Nal’ibali, the national-reading-for-enjoyment campaign, has announced 14-year-old Sabelo Khomo from Hammarsdale, as the KwaZulu-Natal provincial winner of its annual storytelling contest, Story Bosso. Chosen from over 6 000 entries collected from across the country and over 1 000 entries in KwaZulu-Natal, Khomo’s winning entry, Ugogo nengane, is a folktale told to him by his grandmother.
Each year Nal’ibali hosts its month-long Story Bosso drive in September (Literacy Month), to encourage members of the public, young and old, to get storytelling in their home languages. A simple yet effective method to lay the literacy foundations that children will need to learn to read and write; storytelling is something that anybody can do: anytime, anywhere. The sharing of stories is also part of the collective culture and heritage of all South Africans.
This year the talent search attracted a record number of entries and included a provincial road-show with celebrated storytellers, including Gcina Mhlope and Sindiwe Magona, giving special demonstrations of their craft to adults and children in different parts of the country. Driving the initiative at local level, Nal’ibali Literacy Mentors held over 100 audition and entry events in seven provinces to source stories directly from communities and from Nal’ibali’s network of over 1 000 reading clubs.
Sanelisiwe Ntuli, Nal’ibali Literacy Mentor says Khomo is a natural storyteller with a strong sense of creativity – he enjoys telling stories and making up new ones from folktales his grandmother shares with him. “Sabelo’s story is my favourite because it has not one, but two elements of storytelling in it: song and education. Him, or the story having music in it, works for him,” commented Mpumy Ndlovu, a Story Bosso judge, actress and storyteller.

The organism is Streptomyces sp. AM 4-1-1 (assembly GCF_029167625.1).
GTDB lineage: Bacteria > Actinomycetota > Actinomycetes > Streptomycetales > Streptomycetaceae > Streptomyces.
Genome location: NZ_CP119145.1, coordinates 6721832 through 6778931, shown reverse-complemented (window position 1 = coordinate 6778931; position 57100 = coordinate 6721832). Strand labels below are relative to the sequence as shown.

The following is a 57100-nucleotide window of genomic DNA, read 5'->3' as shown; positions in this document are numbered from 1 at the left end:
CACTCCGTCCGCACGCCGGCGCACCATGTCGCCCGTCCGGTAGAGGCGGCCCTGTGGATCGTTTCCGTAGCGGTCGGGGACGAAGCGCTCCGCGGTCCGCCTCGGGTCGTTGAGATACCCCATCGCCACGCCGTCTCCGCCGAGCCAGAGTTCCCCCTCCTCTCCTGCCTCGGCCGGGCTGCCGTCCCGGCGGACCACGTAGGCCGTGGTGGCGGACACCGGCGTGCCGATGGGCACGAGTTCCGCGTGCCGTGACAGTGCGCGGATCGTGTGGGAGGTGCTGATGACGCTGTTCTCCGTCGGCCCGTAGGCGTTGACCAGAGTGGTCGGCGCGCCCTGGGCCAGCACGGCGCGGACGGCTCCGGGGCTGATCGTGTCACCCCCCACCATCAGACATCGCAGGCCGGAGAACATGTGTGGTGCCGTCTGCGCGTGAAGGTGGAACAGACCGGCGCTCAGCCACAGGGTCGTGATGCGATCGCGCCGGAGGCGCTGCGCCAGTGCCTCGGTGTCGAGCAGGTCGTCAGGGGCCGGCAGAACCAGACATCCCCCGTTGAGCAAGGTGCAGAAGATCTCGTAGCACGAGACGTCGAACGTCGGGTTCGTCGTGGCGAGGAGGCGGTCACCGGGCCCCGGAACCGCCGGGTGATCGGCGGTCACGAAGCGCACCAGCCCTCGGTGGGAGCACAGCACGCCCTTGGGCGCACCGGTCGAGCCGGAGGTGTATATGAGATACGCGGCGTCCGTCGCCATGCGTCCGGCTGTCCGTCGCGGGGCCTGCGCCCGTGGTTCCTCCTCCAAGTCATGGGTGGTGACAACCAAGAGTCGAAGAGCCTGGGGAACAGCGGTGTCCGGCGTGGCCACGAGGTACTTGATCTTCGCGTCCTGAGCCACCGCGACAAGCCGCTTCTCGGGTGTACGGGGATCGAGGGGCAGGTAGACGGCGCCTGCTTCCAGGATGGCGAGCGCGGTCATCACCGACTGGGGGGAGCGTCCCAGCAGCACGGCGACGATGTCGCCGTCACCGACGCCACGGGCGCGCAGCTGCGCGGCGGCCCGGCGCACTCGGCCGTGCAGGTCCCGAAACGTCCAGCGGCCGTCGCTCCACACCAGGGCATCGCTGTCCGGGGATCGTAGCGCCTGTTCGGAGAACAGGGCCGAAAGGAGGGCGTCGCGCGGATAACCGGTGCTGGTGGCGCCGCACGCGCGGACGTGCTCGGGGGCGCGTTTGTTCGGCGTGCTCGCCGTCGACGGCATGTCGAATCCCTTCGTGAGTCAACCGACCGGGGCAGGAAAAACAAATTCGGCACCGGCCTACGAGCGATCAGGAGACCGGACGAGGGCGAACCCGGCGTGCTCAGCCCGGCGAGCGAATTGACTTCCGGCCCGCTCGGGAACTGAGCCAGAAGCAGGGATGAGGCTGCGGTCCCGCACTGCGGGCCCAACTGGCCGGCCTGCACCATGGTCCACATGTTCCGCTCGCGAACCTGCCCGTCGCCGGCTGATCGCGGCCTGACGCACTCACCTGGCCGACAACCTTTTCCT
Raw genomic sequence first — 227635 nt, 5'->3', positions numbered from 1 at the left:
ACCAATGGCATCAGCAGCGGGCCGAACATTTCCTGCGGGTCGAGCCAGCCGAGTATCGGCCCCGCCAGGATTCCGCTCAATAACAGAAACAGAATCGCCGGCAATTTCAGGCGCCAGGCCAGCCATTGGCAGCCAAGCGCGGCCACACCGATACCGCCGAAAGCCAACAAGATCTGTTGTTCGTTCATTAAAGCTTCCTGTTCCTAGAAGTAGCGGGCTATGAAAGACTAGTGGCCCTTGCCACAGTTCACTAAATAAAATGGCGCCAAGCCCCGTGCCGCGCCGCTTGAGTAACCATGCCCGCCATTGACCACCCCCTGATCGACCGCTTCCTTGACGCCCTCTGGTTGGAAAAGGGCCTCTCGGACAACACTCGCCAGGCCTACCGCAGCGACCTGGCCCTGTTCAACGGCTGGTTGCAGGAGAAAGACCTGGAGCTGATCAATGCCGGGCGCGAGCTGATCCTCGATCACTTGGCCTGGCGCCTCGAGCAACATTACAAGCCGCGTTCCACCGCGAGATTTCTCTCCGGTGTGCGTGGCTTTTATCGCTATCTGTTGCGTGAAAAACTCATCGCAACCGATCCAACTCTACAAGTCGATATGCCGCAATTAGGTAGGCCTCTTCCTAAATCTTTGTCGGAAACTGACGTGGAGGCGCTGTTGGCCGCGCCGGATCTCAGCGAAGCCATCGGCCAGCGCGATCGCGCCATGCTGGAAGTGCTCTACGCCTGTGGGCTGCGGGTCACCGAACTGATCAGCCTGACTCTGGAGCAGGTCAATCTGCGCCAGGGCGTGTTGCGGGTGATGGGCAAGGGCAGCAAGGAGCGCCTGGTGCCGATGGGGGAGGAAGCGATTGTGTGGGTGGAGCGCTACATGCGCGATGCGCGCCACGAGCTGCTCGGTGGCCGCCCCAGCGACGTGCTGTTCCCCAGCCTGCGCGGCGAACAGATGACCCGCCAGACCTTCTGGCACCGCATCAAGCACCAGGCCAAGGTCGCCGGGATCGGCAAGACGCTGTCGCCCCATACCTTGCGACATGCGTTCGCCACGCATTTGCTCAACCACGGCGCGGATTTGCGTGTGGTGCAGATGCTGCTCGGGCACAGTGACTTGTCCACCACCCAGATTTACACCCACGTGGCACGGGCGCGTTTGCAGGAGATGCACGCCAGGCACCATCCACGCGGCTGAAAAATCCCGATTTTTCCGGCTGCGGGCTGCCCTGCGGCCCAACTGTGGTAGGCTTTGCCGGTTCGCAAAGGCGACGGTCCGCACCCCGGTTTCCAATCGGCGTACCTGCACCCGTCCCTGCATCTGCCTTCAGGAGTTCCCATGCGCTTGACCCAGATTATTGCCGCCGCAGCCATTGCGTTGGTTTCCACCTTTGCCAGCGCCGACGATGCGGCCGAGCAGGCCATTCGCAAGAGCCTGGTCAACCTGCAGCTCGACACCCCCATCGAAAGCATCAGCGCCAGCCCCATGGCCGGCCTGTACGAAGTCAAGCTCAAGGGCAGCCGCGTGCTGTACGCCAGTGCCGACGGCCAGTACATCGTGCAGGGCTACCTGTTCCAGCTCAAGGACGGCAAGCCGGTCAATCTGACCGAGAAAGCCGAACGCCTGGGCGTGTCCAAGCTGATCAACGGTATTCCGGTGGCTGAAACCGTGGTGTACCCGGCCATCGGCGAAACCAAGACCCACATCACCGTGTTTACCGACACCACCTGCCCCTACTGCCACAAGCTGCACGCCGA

Khomo is joined by seven additional provincial winners: Java Hoy in the Eastern Cape; Lethuxolo November in Gauteng; Dimakatso Letsoele in Mpumalanga; Annah Gumbi in North West, Maggy Matladi in Limpopo and Gaireyah Fredericks in the Western Cape. Each provincial winner has been awarded with a cash prize of R 1000, a Nal’ibali branded cap, a R500 book voucher and R250 airtime. The national winner is Lindiwe Makhoba from the Free State.
Says Nal’ibali Managing Director, Jade Jacobsohn: “An ancient practice used to shape societies, stories not only have the power to build bonds between generations and connect communities, but ignite the parts of the brain connected with imagination, empathy and language learning in children; helping them develop sophisticated reasoning and become informed, empowered citizens. For these reasons, it’s important that we work together to keep storytelling alive in our homes, classrooms, and communities. As an organisation and a country, we should proudly celebrate storytelling.”
To listen to the winning stories, or to find out more about Story Bosso and the Nal’ibali campaign, visit the Nal’ibali website on www.nalibali.org.
Reading and telling stories with your children is a powerful gift to them. It builds knowledge, language, imagination, and school success. To access children’s stories in a range of SA languages and tips on reading and writing with children, visit www.nalibali.org, www.nalibali.mobi or find us on Facebook and Twitter: nalibaliSA